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In quiet contrast to former Prime Minister Gillard’s decision to call the election eight months early – to the background noise of thousands of groans of voters and campaigners nation-wide, pre-empting the exhaustion the campaign-but-not-really-a-campaign would deliver – Prime Minister Kevin Rudd has announced the election as September 7, just five weeks away.
Despite speculation that this was purely to indulge Mr Rudd’s fetish for rhyming slogans, it appears to be a strategic capitalisation on Labor’s current bounce in the polls and has also come after Labor has recently brokered two key deals and seems to have cleared the deck to fight the election on clear-cut policies and the “positivity” angle.
Two of these deals are big steps forward for Labor’s progressive plans for education and healthcare, with Victoria signing up to the Commonwealth’s school funding overhaul – an agreement worth more than $12 billion over six years – and Western Australia joining Disability Care, the national disability insurance scheme.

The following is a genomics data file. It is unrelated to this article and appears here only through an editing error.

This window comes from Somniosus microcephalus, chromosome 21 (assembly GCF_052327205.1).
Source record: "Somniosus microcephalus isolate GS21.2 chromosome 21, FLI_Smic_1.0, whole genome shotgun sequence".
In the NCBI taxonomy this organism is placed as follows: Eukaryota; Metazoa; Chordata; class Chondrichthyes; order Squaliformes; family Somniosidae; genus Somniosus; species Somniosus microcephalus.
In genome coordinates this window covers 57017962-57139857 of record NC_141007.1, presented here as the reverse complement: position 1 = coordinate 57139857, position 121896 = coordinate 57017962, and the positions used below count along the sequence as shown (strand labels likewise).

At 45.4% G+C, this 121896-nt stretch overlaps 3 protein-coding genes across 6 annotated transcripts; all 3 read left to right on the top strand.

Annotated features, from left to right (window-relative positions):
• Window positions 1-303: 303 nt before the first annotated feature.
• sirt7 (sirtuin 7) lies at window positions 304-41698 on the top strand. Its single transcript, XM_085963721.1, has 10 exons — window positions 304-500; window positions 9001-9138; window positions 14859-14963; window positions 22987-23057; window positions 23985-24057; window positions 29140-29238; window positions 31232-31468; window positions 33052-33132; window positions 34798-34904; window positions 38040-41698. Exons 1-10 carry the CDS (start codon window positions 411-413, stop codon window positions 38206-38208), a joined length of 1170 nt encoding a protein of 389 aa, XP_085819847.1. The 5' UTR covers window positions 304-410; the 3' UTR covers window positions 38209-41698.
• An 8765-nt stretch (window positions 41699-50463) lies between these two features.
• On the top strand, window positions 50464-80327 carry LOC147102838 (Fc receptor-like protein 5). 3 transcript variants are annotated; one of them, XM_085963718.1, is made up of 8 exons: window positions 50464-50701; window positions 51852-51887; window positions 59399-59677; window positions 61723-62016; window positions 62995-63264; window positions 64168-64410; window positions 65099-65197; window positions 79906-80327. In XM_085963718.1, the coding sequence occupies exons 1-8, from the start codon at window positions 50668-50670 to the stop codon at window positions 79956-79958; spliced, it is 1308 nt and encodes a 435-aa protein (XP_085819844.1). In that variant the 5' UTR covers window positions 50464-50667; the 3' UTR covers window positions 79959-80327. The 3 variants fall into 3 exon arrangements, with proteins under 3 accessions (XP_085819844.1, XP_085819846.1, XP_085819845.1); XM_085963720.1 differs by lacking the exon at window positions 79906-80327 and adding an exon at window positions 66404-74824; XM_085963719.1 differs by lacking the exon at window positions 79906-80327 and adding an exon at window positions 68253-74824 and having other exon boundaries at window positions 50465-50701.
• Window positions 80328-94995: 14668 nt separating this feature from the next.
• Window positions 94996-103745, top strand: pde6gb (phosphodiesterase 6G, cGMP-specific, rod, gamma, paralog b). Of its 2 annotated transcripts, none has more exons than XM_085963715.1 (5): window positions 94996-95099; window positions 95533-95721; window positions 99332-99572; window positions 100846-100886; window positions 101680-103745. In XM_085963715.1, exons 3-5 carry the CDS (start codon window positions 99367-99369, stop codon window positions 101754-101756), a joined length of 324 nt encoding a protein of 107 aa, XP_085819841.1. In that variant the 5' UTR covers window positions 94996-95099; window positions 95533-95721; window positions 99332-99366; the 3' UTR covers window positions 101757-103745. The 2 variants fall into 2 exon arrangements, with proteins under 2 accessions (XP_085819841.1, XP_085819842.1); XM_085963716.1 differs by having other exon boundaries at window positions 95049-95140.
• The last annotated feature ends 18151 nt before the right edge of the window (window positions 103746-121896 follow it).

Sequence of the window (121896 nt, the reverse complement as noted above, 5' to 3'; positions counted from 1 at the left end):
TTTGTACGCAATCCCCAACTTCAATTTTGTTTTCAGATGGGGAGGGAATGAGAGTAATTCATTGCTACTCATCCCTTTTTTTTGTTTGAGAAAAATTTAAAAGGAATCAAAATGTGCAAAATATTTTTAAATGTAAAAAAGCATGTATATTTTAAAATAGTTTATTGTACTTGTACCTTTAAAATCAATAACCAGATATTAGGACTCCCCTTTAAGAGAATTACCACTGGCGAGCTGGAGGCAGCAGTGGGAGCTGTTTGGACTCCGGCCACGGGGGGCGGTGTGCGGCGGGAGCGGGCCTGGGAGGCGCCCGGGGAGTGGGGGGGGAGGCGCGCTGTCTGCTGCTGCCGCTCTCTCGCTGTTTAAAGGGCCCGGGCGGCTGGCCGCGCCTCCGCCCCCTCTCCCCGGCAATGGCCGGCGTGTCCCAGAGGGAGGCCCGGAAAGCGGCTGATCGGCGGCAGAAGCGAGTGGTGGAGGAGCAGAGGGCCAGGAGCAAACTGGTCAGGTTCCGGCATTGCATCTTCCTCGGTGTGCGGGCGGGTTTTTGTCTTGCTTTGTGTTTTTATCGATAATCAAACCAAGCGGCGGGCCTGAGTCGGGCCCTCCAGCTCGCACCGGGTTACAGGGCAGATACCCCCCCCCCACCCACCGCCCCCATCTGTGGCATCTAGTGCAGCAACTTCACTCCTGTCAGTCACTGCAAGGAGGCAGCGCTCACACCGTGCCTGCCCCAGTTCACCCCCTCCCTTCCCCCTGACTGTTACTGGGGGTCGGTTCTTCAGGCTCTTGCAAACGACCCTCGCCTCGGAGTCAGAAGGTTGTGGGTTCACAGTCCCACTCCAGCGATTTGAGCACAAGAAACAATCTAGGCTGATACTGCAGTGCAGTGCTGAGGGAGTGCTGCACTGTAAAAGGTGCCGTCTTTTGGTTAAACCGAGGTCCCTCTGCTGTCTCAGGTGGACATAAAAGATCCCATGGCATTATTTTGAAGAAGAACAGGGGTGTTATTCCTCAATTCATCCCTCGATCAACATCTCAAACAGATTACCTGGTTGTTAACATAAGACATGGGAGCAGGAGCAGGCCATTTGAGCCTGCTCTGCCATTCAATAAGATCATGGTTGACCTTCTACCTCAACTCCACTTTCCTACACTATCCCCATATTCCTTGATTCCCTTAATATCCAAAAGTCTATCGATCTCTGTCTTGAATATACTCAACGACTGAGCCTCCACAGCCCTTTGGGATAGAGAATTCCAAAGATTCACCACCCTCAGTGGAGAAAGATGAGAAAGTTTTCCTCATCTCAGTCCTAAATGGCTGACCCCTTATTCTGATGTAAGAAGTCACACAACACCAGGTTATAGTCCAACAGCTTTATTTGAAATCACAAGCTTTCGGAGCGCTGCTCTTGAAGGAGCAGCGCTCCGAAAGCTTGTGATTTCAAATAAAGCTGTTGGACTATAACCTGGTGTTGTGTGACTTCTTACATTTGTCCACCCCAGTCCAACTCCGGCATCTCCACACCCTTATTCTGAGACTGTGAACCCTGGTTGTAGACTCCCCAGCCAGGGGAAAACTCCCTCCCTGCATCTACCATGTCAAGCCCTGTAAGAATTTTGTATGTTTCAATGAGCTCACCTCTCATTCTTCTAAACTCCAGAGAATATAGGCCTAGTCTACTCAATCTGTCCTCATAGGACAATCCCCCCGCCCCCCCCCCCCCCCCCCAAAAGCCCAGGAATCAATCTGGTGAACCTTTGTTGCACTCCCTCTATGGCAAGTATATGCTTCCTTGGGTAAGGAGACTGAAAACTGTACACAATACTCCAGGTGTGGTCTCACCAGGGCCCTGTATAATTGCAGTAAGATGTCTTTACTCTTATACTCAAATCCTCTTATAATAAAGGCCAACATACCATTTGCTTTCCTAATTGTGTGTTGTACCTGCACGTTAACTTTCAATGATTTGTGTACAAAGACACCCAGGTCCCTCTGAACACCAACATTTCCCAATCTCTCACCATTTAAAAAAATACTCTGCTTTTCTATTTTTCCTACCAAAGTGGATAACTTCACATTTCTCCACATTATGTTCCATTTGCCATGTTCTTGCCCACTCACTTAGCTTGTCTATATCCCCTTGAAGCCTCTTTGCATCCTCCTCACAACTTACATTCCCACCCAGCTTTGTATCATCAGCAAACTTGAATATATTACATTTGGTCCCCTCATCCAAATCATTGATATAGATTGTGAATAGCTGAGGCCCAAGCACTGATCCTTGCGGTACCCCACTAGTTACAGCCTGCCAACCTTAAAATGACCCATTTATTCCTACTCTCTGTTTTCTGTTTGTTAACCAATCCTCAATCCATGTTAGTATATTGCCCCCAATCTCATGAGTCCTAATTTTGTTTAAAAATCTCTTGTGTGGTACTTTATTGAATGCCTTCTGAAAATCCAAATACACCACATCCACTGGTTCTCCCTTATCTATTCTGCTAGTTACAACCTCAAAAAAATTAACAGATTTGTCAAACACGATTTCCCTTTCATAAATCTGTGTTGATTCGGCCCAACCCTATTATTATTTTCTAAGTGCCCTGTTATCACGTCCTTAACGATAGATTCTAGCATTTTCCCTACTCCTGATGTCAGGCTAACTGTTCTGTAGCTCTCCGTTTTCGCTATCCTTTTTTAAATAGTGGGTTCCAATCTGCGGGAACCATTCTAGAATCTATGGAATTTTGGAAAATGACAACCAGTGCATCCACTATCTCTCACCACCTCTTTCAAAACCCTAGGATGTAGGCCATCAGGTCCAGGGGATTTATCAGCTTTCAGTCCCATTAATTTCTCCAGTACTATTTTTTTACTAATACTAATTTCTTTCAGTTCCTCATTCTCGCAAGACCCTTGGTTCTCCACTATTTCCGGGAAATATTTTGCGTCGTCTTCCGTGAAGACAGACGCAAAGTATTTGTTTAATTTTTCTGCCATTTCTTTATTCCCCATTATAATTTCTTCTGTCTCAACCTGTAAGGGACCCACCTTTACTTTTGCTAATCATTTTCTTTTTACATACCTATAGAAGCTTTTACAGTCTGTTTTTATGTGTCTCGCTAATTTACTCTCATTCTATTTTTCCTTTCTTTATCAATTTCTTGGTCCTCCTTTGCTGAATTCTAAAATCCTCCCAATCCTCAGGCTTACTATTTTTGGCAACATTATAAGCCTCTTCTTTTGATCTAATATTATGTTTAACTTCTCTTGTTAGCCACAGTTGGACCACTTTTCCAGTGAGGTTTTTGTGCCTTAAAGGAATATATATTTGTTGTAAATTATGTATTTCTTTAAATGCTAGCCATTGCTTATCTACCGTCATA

On Saturday, the Government struck another offshore settlement deal for asylum seekers with Nauru. Similar to the controversial agreement struck with Papua New Guinea a fortnight ago, asylum seekers who arrive in Australia by boat can be processed on the Pacific island and, if found to be genuine refugees, can be resettled there.
In his own reaction to the election date announcement, Mr Abbott stated that he feels the choice couldn’t be clearer, and in a sudden re-direction of the Coalitions campaign has taken on a new “positive” vibe with the brand new television advertisement New Hope following up a pamphlet, entitled Real Solutions, outlining their idea of Australians futures.
This and the Labor party’s A New Way campaign ad offers Australians a buffet of short and simple sayings for the next five weeks of heavy campaigning – we just have to remember to look at the substance beneath the slogans as well.